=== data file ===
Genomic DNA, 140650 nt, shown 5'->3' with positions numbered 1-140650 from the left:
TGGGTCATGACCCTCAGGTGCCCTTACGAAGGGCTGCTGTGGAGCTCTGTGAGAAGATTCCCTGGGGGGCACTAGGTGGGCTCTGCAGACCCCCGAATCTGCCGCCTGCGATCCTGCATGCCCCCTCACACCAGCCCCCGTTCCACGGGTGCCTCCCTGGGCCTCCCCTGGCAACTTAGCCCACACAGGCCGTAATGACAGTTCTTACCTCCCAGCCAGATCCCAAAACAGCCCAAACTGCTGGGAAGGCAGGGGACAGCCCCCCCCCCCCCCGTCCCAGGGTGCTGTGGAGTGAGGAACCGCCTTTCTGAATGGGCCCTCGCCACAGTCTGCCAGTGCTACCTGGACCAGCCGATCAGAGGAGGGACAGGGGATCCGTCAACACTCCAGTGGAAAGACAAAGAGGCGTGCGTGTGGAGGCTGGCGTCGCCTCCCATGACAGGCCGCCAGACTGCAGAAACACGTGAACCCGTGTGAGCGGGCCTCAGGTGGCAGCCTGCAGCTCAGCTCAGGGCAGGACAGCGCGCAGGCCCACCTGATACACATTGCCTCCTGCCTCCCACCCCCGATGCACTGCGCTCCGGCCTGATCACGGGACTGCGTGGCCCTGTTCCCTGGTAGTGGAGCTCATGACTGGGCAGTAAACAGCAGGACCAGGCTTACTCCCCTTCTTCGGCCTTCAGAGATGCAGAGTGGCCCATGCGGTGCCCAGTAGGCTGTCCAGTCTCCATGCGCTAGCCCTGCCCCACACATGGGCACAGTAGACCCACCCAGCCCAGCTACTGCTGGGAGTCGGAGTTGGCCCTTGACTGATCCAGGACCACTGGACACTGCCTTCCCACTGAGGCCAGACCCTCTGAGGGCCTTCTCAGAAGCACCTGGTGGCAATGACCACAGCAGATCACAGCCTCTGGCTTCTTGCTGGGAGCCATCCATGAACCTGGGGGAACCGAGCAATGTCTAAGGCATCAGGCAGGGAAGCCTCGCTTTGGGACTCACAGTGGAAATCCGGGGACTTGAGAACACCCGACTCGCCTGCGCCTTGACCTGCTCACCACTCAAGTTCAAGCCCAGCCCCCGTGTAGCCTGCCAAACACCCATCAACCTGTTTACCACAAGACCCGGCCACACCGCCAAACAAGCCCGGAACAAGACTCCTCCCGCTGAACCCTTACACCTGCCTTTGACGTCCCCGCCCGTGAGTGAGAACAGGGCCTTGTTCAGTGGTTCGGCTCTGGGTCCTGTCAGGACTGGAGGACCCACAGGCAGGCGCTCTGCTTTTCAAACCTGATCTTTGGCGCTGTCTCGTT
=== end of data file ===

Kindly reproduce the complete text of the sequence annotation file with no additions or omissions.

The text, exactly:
Genomic DNA, 140650 nt, shown 5'->3' with positions numbered 1-140650 from the left:
TGGGTCATGACCCTCAGGTGCCCTTACGAAGGGCTGCTGTGGAGCTCTGTGAGAAGATTCCCTGGGGGGCACTAGGTGGGCTCTGCAGACCCCCGAATCTGCCGCCTGCGATCCTGCATGCCCCCTCACACCAGCCCCCGTTCCACGGGTGCCTCCCTGGGCCTCCCCTGGCAACTTAGCCCACACAGGCCGTAATGACAGTTCTTACCTCCCAGCCAGATCCCAAAACAGCCCAAACTGCTGGGAAGGCAGGGGACAGCCCCCCCCCCCCCCGTCCCAGGGTGCTGTGGAGTGAGGAACCGCCTTTCTGAATGGGCCCTCGCCACAGTCTGCCAGTGCTACCTGGACCAGCCGATCAGAGGAGGGACAGGGGATCCGTCAACACTCCAGTGGAAAGACAAAGAGGCGTGCGTGTGGAGGCTGGCGTCGCCTCCCATGACAGGCCGCCAGACTGCAGAAACACGTGAACCCGTGTGAGCGGGCCTCAGGTGGCAGCCTGCAGCTCAGCTCAGGGCAGGACAGCGCGCAGGCCCACCTGATACACATTGCCTCCTGCCTCCCACCCCCGATGCACTGCGCTCCGGCCTGATCACGGGACTGCGTGGCCCTGTTCCCTGGTAGTGGAGCTCATGACTGGGCAGTAAACAGCAGGACCAGGCTTACTCCCCTTCTTCGGCCTTCAGAGATGCAGAGTGGCCCATGCGGTGCCCAGTAGGCTGTCCAGTCTCCATGCGCTAGCCCTGCCCCACACATGGGCACAGTAGACCCACCCAGCCCAGCTACTGCTGGGAGTCGGAGTTGGCCCTTGACTGATCCAGGACCACTGGACACTGCCTTCCCACTGAGGCCAGACCCTCTGAGGGCCTTCTCAGAAGCACCTGGTGGCAATGACCACAGCAGATCACAGCCTCTGGCTTCTTGCTGGGAGCCATCCATGAACCTGGGGGAACCGAGCAATGTCTAAGGCATCAGGCAGGGAAGCCTCGCTTTGGGACTCACAGTGGAAATCCGGGGACTTGAGAACACCCGACTCGCCTGCGCCTTGACCTGCTCACCACTCAAGTTCAAGCCCAGCCCCCGTGTAGCCTGCCAAACACCCATCAACCTGTTTACCACAAGACCCGGCCACACCGCCAAACAAGCCCGGAACAAGACTCCTCCCGCTGAACCCTTACACCTGCCTTTGACGTCCCCGCCCGTGAGTGAGAACAGGGCCTTGTTCAGTGGTTCGGCTCTGGGTCCTGTCAGGACTGGAGGACCCACAGGCAGGCGCTCTGCTTTTCAAACCTGATCTTTGGCGCTGTCTCGTT